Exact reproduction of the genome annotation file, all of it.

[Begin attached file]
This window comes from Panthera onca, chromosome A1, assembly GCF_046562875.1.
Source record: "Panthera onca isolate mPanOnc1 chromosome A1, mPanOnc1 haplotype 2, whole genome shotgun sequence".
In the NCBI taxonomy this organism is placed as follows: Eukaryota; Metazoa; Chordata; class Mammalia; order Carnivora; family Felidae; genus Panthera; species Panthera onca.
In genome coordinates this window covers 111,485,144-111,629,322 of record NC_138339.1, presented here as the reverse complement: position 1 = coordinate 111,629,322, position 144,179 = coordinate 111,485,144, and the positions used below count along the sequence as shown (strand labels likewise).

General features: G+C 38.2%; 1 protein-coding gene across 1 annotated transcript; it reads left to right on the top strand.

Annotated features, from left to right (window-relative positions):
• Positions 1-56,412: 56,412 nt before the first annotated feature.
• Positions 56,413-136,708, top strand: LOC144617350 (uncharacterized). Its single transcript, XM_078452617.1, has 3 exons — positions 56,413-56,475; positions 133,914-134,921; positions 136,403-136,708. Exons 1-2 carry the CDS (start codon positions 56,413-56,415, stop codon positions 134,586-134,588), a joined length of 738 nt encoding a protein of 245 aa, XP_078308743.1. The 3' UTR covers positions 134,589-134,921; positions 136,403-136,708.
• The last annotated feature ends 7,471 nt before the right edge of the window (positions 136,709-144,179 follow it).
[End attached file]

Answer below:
This window comes from Panthera onca, chromosome A1, assembly GCF_046562875.1.
Source record: "Panthera onca isolate mPanOnc1 chromosome A1, mPanOnc1 haplotype 2, whole genome shotgun sequence".
In the NCBI taxonomy this organism is placed as follows: Eukaryota; Metazoa; Chordata; class Mammalia; order Carnivora; family Felidae; genus Panthera; species Panthera onca.
In genome coordinates this window covers 111,485,144-111,629,322 of record NC_138339.1, presented here as the reverse complement: position 1 = coordinate 111,629,322, position 144,179 = coordinate 111,485,144, and the positions used below count along the sequence as shown (strand labels likewise).

General features: G+C 38.2%; 1 protein-coding gene across 1 annotated transcript; it reads left to right on the top strand.

Annotated features, from left to right (window-relative positions):
• Positions 1-56,412: 56,412 nt before the first annotated feature.
• Positions 56,413-136,708, top strand: LOC144617350 (uncharacterized). Its single transcript, XM_078452617.1, has 3 exons — positions 56,413-56,475; positions 133,914-134,921; positions 136,403-136,708. Exons 1-2 carry the CDS (start codon positions 56,413-56,415, stop codon positions 134,586-134,588), a joined length of 738 nt encoding a protein of 245 aa, XP_078308743.1. The 3' UTR covers positions 134,589-134,921; positions 136,403-136,708.
• The last annotated feature ends 7,471 nt before the right edge of the window (positions 136,709-144,179 follow it).